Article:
I agree that you should give the local pils a whirl. It may not taste authentically German but it will probably make a great lager nevertheless. I would focus on technique first and then locking down authentic ingredients second and you may need a few brews to hone in on the right techniques for your brew house. I do think using the right ingredients is key to hitting an authentic flavor (and not just for German lagers) and otherwise do not disagree with any of the above advice about using authentic ingredients.

Beer Recipes / Re: 1st American Stout Recipe Help
« on: February 24, 2016, 10:03:24 AM »
Vanilla extract often contains sugar but it should contain so little sugar for the amount you are adding that it will be an inconsequential amount of sugar.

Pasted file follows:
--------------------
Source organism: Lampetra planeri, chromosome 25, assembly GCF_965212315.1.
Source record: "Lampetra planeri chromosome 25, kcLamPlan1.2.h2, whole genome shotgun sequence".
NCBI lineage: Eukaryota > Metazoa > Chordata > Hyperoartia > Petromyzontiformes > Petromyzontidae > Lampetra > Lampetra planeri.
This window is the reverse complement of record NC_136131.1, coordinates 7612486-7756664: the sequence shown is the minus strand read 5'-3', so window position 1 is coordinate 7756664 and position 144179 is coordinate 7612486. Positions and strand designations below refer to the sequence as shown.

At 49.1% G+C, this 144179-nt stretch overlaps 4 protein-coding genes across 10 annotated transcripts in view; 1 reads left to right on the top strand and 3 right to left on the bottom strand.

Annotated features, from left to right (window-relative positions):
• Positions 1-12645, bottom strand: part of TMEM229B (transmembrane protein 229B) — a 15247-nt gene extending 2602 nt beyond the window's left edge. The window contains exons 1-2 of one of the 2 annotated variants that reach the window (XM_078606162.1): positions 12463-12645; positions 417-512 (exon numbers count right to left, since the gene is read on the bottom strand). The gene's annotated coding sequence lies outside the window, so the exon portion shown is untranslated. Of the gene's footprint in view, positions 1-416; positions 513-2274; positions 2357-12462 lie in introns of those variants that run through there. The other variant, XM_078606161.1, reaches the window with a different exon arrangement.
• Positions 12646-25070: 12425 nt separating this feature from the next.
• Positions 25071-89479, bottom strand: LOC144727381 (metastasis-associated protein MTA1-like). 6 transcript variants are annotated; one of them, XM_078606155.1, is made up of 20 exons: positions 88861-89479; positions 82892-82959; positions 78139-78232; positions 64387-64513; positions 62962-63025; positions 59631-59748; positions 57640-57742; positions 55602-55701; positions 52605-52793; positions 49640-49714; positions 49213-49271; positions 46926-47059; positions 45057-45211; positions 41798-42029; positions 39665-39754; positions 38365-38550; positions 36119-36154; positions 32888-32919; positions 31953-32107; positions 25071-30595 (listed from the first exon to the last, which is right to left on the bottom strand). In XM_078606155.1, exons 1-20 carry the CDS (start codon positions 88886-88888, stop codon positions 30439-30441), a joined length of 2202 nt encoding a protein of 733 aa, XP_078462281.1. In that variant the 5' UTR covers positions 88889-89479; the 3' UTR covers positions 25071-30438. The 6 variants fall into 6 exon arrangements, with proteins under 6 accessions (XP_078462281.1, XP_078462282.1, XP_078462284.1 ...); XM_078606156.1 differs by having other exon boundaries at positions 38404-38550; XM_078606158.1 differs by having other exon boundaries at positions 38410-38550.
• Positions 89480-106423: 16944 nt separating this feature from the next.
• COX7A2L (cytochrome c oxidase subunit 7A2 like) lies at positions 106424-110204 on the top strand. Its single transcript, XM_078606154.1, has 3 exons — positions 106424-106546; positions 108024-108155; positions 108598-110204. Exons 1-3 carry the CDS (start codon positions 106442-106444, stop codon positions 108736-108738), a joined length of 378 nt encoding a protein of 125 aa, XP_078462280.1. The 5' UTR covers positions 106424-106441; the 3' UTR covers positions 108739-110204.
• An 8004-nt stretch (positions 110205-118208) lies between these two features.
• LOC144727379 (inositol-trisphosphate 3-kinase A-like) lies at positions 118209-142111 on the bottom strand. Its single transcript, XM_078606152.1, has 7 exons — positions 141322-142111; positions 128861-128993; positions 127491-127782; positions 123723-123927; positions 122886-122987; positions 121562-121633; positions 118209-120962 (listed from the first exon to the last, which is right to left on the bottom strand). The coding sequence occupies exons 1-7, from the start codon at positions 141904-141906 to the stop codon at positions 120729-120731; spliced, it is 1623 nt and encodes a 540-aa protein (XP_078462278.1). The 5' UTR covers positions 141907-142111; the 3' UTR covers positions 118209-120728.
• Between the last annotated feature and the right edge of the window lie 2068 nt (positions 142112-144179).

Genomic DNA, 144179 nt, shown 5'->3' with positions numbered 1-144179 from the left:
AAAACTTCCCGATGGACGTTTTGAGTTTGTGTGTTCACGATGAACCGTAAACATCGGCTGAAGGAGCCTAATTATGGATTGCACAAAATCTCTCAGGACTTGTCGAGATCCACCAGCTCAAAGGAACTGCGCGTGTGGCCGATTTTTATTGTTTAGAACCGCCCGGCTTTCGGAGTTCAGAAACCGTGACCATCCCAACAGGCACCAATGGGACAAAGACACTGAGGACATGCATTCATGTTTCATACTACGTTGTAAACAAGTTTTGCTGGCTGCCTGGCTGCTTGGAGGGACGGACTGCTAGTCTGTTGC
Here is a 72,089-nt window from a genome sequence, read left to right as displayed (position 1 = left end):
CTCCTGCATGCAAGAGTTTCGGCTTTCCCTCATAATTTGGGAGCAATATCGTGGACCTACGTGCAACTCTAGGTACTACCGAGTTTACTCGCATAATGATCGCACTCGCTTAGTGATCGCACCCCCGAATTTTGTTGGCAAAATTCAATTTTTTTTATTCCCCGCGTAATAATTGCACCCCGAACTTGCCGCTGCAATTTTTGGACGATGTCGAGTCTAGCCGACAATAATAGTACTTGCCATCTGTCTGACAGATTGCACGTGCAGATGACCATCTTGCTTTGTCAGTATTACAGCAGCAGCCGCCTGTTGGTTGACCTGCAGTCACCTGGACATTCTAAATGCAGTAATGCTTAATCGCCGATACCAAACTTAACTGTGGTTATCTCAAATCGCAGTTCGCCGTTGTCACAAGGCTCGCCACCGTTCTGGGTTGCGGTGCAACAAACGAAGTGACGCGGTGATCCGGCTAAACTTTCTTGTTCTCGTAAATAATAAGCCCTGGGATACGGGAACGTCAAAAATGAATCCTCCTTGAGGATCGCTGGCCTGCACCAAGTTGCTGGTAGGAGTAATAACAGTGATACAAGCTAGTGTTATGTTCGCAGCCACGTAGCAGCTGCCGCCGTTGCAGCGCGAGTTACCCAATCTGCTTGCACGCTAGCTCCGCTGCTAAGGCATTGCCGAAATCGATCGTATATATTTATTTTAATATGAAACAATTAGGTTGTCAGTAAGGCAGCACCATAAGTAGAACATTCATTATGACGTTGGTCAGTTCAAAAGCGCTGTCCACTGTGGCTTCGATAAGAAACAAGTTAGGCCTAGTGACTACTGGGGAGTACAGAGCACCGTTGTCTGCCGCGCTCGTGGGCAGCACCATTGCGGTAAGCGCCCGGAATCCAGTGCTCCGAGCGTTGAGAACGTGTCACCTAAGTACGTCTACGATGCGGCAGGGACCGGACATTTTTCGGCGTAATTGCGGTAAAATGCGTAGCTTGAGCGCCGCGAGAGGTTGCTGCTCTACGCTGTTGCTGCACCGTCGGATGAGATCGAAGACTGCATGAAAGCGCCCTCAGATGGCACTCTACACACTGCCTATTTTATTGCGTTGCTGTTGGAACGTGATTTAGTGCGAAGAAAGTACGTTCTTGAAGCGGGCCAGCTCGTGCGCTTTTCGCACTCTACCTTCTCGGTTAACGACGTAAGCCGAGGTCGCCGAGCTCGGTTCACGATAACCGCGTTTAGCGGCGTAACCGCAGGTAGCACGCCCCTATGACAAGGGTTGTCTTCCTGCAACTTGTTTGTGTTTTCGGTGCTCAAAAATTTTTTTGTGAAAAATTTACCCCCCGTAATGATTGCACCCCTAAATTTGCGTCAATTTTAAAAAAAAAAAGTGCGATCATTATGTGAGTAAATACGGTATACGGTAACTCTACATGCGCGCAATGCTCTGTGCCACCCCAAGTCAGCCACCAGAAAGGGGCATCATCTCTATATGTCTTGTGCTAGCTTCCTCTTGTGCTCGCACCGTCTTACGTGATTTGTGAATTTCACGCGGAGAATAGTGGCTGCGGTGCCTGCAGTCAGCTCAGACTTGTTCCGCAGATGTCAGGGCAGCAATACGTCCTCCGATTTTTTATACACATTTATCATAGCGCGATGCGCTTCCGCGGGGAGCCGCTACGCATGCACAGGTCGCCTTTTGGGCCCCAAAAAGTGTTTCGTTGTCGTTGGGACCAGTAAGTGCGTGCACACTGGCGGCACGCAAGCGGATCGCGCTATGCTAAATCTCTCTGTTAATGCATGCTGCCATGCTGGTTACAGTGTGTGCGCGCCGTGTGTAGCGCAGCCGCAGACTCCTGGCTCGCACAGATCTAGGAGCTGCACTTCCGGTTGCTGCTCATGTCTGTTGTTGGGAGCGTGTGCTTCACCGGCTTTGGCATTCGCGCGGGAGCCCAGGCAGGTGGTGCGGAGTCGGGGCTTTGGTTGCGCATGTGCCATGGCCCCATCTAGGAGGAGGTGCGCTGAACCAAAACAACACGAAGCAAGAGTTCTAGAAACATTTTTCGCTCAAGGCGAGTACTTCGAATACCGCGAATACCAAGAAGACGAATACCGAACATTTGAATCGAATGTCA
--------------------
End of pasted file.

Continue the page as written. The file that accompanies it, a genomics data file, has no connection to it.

The Pub / Re: Boring 92 beer selection
« on: February 24, 2016, 10:00:20 AM »
More is not necessarily better. 92 taps might bring people in who feel like they must be able to find something they like. People who are not well versed in craft beer they are likely to be overwhelmed, shrug and order whatever name is most familiar. Craft beer snobs expect 92 taps to carry enough diversity to find something interesting. Then we end up with the same beer selection available in the grocery store. It's not that those beers are bad but I wonder why I am paying a premium for the same beers at a fungible bar experience. I also know there is no way they are turning over 92 taps with regularity so the freshness of the beer is questionable. If you're carrying 30 IPAs that's a problem.